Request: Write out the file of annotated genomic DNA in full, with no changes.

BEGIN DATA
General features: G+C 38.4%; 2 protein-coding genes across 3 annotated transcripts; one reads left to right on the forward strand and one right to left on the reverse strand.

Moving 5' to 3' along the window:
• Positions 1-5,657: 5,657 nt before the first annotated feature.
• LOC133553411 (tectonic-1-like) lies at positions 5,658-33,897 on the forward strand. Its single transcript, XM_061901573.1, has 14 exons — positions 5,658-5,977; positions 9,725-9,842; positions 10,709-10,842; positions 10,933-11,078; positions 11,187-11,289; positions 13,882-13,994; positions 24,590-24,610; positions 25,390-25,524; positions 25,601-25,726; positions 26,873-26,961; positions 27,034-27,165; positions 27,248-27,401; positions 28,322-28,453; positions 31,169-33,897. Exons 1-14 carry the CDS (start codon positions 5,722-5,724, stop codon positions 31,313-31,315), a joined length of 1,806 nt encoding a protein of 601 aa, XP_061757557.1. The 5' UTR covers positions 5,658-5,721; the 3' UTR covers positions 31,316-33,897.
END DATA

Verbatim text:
General features: G+C 38.4%; 2 protein-coding genes across 3 annotated transcripts; one reads left to right on the forward strand and one right to left on the reverse strand.

Moving 5' to 3' along the window:
• Positions 1-5,657: 5,657 nt before the first annotated feature.
• LOC133553411 (tectonic-1-like) lies at positions 5,658-33,897 on the forward strand. Its single transcript, XM_061901573.1, has 14 exons — positions 5,658-5,977; positions 9,725-9,842; positions 10,709-10,842; positions 10,933-11,078; positions 11,187-11,289; positions 13,882-13,994; positions 24,590-24,610; positions 25,390-25,524; positions 25,601-25,726; positions 26,873-26,961; positions 27,034-27,165; positions 27,248-27,401; positions 28,322-28,453; positions 31,169-33,897. Exons 1-14 carry the CDS (start codon positions 5,722-5,724, stop codon positions 31,313-31,315), a joined length of 1,806 nt encoding a protein of 601 aa, XP_061757557.1. The 5' UTR covers positions 5,658-5,721; the 3' UTR covers positions 31,316-33,897.